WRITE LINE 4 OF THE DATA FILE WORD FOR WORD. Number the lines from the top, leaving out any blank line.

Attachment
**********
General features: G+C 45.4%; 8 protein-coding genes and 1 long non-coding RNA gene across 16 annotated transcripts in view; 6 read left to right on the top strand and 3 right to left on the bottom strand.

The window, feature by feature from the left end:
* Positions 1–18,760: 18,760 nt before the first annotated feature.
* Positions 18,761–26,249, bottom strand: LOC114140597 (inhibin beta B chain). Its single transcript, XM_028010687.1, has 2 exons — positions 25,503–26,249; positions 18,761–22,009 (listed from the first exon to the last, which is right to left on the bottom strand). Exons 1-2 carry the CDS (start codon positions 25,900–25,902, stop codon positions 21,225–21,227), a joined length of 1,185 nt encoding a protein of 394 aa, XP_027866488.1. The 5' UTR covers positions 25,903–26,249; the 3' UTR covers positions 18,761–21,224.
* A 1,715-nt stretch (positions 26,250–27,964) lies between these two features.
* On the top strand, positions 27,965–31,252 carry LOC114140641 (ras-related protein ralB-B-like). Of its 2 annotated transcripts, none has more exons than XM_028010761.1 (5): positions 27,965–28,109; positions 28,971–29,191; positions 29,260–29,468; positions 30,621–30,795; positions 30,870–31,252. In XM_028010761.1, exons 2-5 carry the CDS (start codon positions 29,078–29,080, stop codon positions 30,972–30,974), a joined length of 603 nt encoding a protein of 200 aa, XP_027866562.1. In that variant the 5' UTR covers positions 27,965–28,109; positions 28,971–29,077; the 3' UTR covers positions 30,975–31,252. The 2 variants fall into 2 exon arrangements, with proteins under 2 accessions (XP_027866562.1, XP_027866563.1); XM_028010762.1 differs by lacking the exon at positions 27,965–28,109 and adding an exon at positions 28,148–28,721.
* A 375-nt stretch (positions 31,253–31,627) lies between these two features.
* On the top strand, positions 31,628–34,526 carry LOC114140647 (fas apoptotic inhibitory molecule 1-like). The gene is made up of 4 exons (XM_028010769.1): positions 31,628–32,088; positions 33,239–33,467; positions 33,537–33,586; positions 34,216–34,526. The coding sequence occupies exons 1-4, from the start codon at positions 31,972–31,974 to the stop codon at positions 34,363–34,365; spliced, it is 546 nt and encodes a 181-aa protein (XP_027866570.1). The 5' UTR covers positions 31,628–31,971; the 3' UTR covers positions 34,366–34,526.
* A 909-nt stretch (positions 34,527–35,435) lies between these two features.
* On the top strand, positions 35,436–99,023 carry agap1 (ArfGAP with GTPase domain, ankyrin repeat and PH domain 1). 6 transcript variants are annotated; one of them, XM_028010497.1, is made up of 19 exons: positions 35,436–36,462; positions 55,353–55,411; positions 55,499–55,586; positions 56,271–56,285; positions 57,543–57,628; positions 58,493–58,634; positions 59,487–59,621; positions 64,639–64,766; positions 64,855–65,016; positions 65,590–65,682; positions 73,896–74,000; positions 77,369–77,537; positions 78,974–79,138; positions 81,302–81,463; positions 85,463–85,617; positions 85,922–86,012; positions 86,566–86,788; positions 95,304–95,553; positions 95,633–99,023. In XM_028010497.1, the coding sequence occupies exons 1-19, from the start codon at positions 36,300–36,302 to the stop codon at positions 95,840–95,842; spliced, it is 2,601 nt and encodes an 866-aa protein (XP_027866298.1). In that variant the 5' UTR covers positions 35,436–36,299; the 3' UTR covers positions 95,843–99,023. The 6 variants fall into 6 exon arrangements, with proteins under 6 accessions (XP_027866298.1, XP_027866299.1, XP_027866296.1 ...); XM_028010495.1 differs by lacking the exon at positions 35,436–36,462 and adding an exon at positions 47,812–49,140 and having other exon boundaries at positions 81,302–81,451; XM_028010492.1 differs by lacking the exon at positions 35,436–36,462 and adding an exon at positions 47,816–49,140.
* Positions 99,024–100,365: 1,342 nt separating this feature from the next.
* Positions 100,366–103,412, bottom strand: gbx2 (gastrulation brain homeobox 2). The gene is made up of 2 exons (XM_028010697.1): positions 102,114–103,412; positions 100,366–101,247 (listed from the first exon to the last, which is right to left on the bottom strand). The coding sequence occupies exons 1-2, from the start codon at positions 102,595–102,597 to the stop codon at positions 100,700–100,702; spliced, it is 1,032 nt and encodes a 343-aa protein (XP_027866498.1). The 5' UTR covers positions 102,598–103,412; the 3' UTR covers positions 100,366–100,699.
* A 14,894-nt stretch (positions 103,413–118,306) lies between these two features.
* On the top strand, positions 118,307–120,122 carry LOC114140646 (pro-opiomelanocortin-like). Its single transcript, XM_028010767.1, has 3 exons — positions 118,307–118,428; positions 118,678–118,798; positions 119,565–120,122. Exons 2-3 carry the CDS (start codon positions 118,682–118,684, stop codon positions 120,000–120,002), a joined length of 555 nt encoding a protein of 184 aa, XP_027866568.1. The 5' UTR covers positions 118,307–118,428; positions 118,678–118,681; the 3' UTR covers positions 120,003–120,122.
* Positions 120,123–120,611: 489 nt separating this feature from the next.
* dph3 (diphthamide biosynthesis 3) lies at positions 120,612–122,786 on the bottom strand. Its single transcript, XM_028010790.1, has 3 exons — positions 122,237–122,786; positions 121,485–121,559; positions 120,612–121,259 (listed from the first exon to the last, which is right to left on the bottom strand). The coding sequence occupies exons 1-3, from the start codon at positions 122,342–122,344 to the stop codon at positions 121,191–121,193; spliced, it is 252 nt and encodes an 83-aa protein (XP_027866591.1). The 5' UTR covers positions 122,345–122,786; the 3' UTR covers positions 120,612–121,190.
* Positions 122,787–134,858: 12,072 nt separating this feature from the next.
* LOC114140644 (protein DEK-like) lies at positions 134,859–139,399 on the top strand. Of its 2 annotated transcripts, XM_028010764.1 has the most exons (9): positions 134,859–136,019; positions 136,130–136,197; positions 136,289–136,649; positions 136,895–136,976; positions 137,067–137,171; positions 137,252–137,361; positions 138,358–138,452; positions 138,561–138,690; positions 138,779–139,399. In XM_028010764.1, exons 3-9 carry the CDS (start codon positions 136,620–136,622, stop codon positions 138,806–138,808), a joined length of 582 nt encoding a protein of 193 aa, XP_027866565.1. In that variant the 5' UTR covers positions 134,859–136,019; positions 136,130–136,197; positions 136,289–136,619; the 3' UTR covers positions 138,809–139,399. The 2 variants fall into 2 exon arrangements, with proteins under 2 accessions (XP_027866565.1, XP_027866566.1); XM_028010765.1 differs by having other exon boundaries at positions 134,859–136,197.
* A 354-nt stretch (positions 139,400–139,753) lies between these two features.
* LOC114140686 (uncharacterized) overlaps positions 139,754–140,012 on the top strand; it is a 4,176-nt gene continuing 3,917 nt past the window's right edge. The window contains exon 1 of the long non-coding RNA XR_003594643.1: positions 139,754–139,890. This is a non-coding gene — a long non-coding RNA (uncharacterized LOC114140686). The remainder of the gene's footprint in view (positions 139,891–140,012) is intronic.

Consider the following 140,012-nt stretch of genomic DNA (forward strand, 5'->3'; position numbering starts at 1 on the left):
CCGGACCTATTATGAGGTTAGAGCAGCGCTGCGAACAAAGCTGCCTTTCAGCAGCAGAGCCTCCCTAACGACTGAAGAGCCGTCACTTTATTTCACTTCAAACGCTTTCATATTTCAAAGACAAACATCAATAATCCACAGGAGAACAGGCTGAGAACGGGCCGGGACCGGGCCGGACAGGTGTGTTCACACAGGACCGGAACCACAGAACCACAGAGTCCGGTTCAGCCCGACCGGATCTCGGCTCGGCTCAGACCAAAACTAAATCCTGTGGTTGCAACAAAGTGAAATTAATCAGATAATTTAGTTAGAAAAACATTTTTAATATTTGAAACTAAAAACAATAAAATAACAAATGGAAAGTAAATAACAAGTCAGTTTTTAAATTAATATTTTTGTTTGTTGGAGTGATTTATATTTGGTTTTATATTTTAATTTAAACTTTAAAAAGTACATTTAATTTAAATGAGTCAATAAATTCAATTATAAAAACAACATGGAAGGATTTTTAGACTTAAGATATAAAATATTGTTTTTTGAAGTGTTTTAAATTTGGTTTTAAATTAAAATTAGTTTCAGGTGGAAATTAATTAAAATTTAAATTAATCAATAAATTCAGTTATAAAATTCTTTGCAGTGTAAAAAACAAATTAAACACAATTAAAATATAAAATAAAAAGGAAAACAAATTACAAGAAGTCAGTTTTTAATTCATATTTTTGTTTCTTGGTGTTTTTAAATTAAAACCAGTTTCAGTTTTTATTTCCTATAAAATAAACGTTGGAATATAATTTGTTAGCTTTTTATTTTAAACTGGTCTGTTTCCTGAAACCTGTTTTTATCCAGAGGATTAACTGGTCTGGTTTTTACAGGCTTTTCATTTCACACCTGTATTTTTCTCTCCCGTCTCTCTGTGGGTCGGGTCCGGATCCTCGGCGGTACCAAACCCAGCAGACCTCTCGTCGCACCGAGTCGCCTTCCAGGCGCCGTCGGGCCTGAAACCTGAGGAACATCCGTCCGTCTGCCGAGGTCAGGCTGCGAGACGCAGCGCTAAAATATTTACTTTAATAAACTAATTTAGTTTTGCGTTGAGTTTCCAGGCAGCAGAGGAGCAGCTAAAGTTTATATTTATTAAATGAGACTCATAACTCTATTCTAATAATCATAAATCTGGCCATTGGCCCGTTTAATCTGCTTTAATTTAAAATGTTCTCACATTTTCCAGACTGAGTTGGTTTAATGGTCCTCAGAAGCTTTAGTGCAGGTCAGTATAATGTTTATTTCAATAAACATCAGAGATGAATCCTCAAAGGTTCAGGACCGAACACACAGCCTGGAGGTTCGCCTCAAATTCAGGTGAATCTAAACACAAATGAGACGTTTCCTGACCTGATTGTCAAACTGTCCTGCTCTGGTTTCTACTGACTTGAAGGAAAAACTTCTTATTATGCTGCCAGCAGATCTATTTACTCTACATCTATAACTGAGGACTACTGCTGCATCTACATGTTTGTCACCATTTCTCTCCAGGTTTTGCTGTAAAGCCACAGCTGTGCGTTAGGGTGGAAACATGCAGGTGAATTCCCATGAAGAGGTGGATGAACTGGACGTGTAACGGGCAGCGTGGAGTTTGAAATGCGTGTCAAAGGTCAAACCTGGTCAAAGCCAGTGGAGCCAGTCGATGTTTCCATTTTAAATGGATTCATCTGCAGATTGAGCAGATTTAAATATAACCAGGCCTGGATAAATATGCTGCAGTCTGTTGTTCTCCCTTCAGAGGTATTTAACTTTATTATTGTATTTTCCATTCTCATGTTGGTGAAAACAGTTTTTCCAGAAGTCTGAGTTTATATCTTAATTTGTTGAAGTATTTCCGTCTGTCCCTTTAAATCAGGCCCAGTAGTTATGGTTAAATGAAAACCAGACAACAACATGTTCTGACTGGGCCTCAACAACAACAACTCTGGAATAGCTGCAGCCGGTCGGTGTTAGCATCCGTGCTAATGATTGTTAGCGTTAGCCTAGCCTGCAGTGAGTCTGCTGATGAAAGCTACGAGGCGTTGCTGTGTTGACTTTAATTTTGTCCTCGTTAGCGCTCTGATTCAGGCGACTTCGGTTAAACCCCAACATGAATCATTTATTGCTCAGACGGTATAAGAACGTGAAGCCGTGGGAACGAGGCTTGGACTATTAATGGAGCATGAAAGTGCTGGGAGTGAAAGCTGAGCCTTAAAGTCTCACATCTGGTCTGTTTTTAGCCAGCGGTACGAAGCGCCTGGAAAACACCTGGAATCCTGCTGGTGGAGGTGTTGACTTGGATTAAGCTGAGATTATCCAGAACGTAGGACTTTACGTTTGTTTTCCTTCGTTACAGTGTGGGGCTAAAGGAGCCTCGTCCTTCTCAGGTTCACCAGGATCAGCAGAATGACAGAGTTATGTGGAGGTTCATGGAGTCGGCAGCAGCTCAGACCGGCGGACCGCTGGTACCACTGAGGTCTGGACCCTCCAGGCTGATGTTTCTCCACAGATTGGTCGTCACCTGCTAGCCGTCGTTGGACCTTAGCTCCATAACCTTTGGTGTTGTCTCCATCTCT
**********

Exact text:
* Positions 18,761–26,249, bottom strand: LOC114140597 (inhibin beta B chain). Its single transcript, XM_028010687.1, has 2 exons — positions 25,503–26,249; positions 18,761–22,009 (listed from the first exon to the last, which is right to left on the bottom strand). Exons 1-2 carry the CDS (start codon positions 25,900–25,902, stop codon positions 21,225–21,227), a joined length of 1,185 nt encoding a protein of 394 aa, XP_027866488.1. The 5' UTR covers positions 25,903–26,249; the 3' UTR covers positions 18,761–21,224.